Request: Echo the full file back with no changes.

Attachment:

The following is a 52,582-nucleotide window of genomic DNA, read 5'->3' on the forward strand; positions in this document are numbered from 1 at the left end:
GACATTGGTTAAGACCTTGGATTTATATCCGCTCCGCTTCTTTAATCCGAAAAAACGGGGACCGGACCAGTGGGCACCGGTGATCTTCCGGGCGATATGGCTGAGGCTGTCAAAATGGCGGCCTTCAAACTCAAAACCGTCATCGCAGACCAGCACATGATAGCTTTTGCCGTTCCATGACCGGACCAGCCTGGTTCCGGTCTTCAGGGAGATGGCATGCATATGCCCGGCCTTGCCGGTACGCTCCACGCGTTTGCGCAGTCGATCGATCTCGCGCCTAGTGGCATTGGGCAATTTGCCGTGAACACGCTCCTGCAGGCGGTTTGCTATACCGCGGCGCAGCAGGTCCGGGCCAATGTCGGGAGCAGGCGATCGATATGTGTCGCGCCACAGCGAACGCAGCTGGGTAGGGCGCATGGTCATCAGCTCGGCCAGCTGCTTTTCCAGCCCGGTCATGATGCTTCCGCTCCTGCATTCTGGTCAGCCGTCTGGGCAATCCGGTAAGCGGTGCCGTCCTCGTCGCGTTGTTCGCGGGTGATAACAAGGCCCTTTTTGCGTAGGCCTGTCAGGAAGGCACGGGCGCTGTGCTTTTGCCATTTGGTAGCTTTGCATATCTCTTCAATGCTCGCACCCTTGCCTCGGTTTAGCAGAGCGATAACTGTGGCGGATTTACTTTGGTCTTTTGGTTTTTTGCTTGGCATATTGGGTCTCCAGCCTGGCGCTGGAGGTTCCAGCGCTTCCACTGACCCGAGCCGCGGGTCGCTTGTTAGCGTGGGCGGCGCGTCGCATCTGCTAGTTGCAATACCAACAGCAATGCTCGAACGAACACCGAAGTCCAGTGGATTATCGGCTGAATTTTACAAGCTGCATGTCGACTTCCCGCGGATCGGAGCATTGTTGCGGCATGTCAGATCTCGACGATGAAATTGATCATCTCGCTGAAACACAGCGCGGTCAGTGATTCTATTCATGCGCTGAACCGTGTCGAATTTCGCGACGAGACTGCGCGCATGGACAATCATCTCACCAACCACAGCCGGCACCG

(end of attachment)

The following is a 52,582-nucleotide window of genomic DNA, read 5'->3' on the forward strand; positions in this document are numbered from 1 at the left end:
GACATTGGTTAAGACCTTGGATTTATATCCGCTCCGCTTCTTTAATCCGAAAAAACGGGGACCGGACCAGTGGGCACCGGTGATCTTCCGGGCGATATGGCTGAGGCTGTCAAAATGGCGGCCTTCAAACTCAAAACCGTCATCGCAGACCAGCACATGATAGCTTTTGCCGTTCCATGACCGGACCAGCCTGGTTCCGGTCTTCAGGGAGATGGCATGCATATGCCCGGCCTTGCCGGTACGCTCCACGCGTTTGCGCAGTCGATCGATCTCGCGCCTAGTGGCATTGGGCAATTTGCCGTGAACACGCTCCTGCAGGCGGTTTGCTATACCGCGGCGCAGCAGGTCCGGGCCAATGTCGGGAGCAGGCGATCGATATGTGTCGCGCCACAGCGAACGCAGCTGGGTAGGGCGCATGGTCATCAGCTCGGCCAGCTGCTTTTCCAGCCCGGTCATGATGCTTCCGCTCCTGCATTCTGGTCAGCCGTCTGGGCAATCCGGTAAGCGGTGCCGTCCTCGTCGCGTTGTTCGCGGGTGATAACAAGGCCCTTTTTGCGTAGGCCTGTCAGGAAGGCACGGGCGCTGTGCTTTTGCCATTTGGTAGCTTTGCATATCTCTTCAATGCTCGCACCCTTGCCTCGGTTTAGCAGAGCGATAACTGTGGCGGATTTACTTTGGTCTTTTGGTTTTTTGCTTGGCATATTGGGTCTCCAGCCTGGCGCTGGAGGTTCCAGCGCTTCCACTGACCCGAGCCGCGGGTCGCTTGTTAGCGTGGGCGGCGCGTCGCATCTGCTAGTTGCAATACCAACAGCAATGCTCGAACGAACACCGAAGTCCAGTGGATTATCGGCTGAATTTTACAAGCTGCATGTCGACTTCCCGCGGATCGGAGCATTGTTGCGGCATGTCAGATCTCGACGATGAAATTGATCATCTCGCTGAAACACAGCGCGGTCAGTGATTCTATTCATGCGCTGAACCGTGTCGAATTTCGCGACGAGACTGCGCGCATGGACAATCATCTCACCAACCACAGCCGGCACCG